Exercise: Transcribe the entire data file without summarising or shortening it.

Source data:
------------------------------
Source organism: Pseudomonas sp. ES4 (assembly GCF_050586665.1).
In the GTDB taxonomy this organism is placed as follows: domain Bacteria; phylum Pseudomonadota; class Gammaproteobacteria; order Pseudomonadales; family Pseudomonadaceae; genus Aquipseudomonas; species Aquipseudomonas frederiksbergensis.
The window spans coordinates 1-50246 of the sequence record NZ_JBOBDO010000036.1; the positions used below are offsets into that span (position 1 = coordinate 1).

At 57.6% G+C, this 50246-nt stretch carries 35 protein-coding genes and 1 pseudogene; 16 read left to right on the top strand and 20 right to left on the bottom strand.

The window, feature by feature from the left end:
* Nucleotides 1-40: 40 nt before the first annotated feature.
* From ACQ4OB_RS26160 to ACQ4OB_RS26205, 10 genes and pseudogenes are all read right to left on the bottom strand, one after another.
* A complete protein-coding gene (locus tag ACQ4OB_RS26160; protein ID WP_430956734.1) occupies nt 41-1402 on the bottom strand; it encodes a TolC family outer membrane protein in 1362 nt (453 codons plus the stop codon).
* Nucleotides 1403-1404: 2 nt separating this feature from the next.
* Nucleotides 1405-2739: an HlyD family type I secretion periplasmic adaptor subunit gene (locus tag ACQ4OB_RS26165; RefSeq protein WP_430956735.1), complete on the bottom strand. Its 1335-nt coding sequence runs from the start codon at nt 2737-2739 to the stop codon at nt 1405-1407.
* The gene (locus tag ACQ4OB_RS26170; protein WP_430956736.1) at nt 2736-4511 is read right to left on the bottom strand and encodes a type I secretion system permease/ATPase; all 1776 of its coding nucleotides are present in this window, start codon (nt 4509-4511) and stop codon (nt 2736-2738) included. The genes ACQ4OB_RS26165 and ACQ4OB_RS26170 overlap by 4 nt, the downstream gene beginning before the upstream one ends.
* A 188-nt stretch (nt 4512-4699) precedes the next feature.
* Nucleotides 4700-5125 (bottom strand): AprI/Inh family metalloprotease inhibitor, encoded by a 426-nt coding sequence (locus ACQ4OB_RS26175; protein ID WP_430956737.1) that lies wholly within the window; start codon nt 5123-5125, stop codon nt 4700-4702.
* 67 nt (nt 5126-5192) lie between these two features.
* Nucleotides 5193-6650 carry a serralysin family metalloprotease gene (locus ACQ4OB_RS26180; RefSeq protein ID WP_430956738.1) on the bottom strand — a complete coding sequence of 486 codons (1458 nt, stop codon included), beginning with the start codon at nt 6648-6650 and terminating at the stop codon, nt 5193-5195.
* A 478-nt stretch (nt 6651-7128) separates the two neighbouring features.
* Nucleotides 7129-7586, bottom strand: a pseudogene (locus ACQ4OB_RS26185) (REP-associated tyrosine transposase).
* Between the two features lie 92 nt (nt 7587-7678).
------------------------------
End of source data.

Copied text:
Source organism: Pseudomonas sp. ES4 (assembly GCF_050586665.1).
In the GTDB taxonomy this organism is placed as follows: domain Bacteria; phylum Pseudomonadota; class Gammaproteobacteria; order Pseudomonadales; family Pseudomonadaceae; genus Aquipseudomonas; species Aquipseudomonas frederiksbergensis.
The window spans coordinates 1-50246 of the sequence record NZ_JBOBDO010000036.1; the positions used below are offsets into that span (position 1 = coordinate 1).

At 57.6% G+C, this 50246-nt stretch carries 35 protein-coding genes and 1 pseudogene; 16 read left to right on the top strand and 20 right to left on the bottom strand.

The window, feature by feature from the left end:
* Nucleotides 1-40: 40 nt before the first annotated feature.
* From ACQ4OB_RS26160 to ACQ4OB_RS26205, 10 genes and pseudogenes are all read right to left on the bottom strand, one after another.
* A complete protein-coding gene (locus tag ACQ4OB_RS26160; protein ID WP_430956734.1) occupies nt 41-1402 on the bottom strand; it encodes a TolC family outer membrane protein in 1362 nt (453 codons plus the stop codon).
* Nucleotides 1403-1404: 2 nt separating this feature from the next.
* Nucleotides 1405-2739: an HlyD family type I secretion periplasmic adaptor subunit gene (locus tag ACQ4OB_RS26165; RefSeq protein WP_430956735.1), complete on the bottom strand. Its 1335-nt coding sequence runs from the start codon at nt 2737-2739 to the stop codon at nt 1405-1407.
* The gene (locus tag ACQ4OB_RS26170; protein WP_430956736.1) at nt 2736-4511 is read right to left on the bottom strand and encodes a type I secretion system permease/ATPase; all 1776 of its coding nucleotides are present in this window, start codon (nt 4509-4511) and stop codon (nt 2736-2738) included. The genes ACQ4OB_RS26165 and ACQ4OB_RS26170 overlap by 4 nt, the downstream gene beginning before the upstream one ends.
* A 188-nt stretch (nt 4512-4699) precedes the next feature.
* Nucleotides 4700-5125 (bottom strand): AprI/Inh family metalloprotease inhibitor, encoded by a 426-nt coding sequence (locus ACQ4OB_RS26175; protein ID WP_430956737.1) that lies wholly within the window; start codon nt 5123-5125, stop codon nt 4700-4702.
* 67 nt (nt 5126-5192) lie between these two features.
* Nucleotides 5193-6650 carry a serralysin family metalloprotease gene (locus ACQ4OB_RS26180; RefSeq protein ID WP_430956738.1) on the bottom strand — a complete coding sequence of 486 codons (1458 nt, stop codon included), beginning with the start codon at nt 6648-6650 and terminating at the stop codon, nt 5193-5195.
* A 478-nt stretch (nt 6651-7128) separates the two neighbouring features.
* Nucleotides 7129-7586, bottom strand: a pseudogene (locus ACQ4OB_RS26185) (REP-associated tyrosine transposase).
* Between the two features lie 92 nt (nt 7587-7678).